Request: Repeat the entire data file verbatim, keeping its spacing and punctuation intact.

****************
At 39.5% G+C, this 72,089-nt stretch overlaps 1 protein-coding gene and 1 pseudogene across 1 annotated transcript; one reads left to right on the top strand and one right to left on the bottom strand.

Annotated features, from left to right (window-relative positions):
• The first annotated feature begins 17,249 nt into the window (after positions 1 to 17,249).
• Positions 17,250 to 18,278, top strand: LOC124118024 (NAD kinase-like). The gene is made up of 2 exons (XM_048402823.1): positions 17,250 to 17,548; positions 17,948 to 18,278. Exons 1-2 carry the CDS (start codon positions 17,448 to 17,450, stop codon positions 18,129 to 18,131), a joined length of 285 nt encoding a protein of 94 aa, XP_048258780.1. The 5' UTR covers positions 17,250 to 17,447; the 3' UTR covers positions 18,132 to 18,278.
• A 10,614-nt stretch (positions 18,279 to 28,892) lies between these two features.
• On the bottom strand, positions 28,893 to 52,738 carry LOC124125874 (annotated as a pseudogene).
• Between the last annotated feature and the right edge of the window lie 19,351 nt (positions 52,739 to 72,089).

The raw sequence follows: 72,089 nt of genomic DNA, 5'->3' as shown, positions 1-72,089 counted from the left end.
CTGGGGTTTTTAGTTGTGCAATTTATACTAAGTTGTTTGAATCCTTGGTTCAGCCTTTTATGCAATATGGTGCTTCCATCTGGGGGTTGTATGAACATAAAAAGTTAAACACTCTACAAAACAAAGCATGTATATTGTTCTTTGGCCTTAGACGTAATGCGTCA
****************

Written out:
At 39.5% G+C, this 72,089-nt stretch overlaps 1 protein-coding gene and 1 pseudogene across 1 annotated transcript; one reads left to right on the top strand and one right to left on the bottom strand.

Annotated features, from left to right (window-relative positions):
• The first annotated feature begins 17,249 nt into the window (after positions 1 to 17,249).
• Positions 17,250 to 18,278, top strand: LOC124118024 (NAD kinase-like). The gene is made up of 2 exons (XM_048402823.1): positions 17,250 to 17,548; positions 17,948 to 18,278. Exons 1-2 carry the CDS (start codon positions 17,448 to 17,450, stop codon positions 18,129 to 18,131), a joined length of 285 nt encoding a protein of 94 aa, XP_048258780.1. The 5' UTR covers positions 17,250 to 17,447; the 3' UTR covers positions 18,132 to 18,278.
• A 10,614-nt stretch (positions 18,279 to 28,892) lies between these two features.
• On the bottom strand, positions 28,893 to 52,738 carry LOC124125874 (annotated as a pseudogene).
• Between the last annotated feature and the right edge of the window lie 19,351 nt (positions 52,739 to 72,089).

The raw sequence follows: 72,089 nt of genomic DNA, 5'->3' as shown, positions 1-72,089 counted from the left end.
CTGGGGTTTTTAGTTGTGCAATTTATACTAAGTTGTTTGAATCCTTGGTTCAGCCTTTTATGCAATATGGTGCTTCCATCTGGGGGTTGTATGAACATAAAAAGTTAAACACTCTACAAAACAAAGCATGTATATTGTTCTTTGGCCTTAGACGTAATGCGTCA